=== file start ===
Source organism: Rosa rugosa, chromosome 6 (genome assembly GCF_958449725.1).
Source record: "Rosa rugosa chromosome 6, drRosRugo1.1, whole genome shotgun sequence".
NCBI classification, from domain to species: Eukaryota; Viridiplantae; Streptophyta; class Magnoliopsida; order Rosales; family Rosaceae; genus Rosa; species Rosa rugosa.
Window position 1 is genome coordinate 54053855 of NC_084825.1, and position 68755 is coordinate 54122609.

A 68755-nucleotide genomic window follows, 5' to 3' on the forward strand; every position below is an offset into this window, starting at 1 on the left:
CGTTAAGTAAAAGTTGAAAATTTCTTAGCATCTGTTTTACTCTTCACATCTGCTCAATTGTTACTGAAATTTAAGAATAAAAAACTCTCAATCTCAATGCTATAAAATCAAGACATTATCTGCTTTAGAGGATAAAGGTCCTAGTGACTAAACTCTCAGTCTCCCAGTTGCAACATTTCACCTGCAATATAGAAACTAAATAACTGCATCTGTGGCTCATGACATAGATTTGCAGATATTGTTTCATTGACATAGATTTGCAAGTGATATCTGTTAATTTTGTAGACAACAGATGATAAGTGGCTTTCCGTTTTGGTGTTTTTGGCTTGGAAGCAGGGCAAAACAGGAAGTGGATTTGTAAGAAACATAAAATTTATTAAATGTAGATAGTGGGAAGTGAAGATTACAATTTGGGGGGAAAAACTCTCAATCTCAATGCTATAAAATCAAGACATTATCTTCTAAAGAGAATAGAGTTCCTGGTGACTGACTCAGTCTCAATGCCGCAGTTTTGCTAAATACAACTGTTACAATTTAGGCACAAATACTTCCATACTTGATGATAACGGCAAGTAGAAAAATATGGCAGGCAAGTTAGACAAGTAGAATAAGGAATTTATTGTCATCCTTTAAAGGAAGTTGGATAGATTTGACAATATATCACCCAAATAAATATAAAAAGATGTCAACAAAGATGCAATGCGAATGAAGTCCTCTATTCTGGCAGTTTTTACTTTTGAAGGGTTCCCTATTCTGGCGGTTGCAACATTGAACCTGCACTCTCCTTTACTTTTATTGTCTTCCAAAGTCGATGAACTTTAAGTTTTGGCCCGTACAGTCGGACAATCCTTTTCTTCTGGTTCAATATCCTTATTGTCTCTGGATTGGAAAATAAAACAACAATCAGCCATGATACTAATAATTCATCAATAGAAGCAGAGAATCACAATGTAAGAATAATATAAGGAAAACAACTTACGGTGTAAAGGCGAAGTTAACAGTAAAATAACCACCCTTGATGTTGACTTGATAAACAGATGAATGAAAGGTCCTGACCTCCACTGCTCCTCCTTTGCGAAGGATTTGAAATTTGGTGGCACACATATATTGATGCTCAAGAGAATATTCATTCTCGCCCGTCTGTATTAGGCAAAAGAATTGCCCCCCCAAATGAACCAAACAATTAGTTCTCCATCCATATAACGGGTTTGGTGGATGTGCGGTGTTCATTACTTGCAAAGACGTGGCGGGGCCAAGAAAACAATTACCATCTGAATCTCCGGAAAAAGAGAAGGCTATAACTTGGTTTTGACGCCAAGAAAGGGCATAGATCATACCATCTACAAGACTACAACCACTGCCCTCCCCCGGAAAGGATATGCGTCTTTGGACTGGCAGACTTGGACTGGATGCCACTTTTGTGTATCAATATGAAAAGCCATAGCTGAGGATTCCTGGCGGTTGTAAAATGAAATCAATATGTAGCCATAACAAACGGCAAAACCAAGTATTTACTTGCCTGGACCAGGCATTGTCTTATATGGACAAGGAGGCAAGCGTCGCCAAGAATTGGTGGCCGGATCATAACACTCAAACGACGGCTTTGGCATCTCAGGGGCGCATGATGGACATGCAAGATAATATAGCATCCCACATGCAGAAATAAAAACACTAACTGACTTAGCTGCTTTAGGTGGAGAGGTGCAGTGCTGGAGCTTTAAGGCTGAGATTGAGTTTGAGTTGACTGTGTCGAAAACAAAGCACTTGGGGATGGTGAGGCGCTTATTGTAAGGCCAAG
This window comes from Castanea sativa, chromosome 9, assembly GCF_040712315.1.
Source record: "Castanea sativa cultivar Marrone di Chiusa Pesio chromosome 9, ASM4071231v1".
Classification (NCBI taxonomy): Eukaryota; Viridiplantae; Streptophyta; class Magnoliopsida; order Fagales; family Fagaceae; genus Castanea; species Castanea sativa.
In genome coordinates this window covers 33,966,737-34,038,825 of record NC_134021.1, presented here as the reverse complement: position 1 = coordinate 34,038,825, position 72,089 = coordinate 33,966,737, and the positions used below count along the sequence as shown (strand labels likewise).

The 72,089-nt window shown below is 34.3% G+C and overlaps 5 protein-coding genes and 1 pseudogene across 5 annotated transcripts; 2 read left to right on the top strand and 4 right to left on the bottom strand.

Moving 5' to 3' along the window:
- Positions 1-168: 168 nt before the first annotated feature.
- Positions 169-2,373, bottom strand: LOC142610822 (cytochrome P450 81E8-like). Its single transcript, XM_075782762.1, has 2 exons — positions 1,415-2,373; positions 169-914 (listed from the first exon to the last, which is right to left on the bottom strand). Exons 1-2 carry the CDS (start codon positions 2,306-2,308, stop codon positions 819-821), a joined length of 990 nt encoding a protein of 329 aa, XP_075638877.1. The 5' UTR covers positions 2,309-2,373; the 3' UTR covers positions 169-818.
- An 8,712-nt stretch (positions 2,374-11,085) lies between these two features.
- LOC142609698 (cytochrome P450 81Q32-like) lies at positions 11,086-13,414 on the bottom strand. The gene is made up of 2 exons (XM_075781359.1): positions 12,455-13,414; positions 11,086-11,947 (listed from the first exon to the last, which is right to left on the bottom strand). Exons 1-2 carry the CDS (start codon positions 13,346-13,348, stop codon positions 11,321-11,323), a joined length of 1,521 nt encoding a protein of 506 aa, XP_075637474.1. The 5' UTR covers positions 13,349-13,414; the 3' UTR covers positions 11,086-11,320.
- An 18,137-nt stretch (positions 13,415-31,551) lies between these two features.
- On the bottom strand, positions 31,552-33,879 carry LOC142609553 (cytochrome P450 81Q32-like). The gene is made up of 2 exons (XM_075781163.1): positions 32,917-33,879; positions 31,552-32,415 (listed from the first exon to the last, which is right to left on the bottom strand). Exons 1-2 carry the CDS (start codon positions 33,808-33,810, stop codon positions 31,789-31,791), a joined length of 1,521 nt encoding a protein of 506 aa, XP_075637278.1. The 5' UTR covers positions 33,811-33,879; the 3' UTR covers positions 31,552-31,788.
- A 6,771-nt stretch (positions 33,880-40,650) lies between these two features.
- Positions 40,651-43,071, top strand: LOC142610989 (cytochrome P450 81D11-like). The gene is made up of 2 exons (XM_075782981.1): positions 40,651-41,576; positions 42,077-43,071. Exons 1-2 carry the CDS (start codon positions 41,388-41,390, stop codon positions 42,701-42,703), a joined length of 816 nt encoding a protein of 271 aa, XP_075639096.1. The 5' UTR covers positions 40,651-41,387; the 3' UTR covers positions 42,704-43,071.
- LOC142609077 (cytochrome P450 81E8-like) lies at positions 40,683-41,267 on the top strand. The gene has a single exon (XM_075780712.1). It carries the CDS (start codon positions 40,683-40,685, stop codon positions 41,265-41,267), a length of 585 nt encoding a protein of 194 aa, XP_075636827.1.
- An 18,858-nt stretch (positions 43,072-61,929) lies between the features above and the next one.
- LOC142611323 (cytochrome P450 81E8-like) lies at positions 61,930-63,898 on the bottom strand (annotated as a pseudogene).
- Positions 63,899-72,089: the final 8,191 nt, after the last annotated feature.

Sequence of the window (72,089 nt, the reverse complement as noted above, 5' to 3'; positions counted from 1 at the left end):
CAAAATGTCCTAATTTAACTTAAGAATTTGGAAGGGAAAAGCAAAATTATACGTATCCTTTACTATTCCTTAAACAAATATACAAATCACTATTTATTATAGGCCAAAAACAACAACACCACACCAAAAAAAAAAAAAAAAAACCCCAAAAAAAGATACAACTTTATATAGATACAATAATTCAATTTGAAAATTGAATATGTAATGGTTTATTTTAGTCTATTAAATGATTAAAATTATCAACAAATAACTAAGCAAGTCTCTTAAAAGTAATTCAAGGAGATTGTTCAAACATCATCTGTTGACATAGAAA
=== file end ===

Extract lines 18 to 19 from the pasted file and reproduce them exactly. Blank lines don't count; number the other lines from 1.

- On the bottom strand, positions 31,552-33,879 carry LOC142609553 (cytochrome P450 81Q32-like). The gene is made up of 2 exons (XM_075781163.1): positions 32,917-33,879; positions 31,552-32,415 (listed from the first exon to the last, which is right to left on the bottom strand). Exons 1-2 carry the CDS (start codon positions 33,808-33,810, stop codon positions 31,789-31,791), a joined length of 1,521 nt encoding a protein of 506 aa, XP_075637278.1. The 5' UTR covers positions 33,811-33,879; the 3' UTR covers positions 31,552-31,788.
- A 6,771-nt stretch (positions 33,880-40,650) lies between these two features.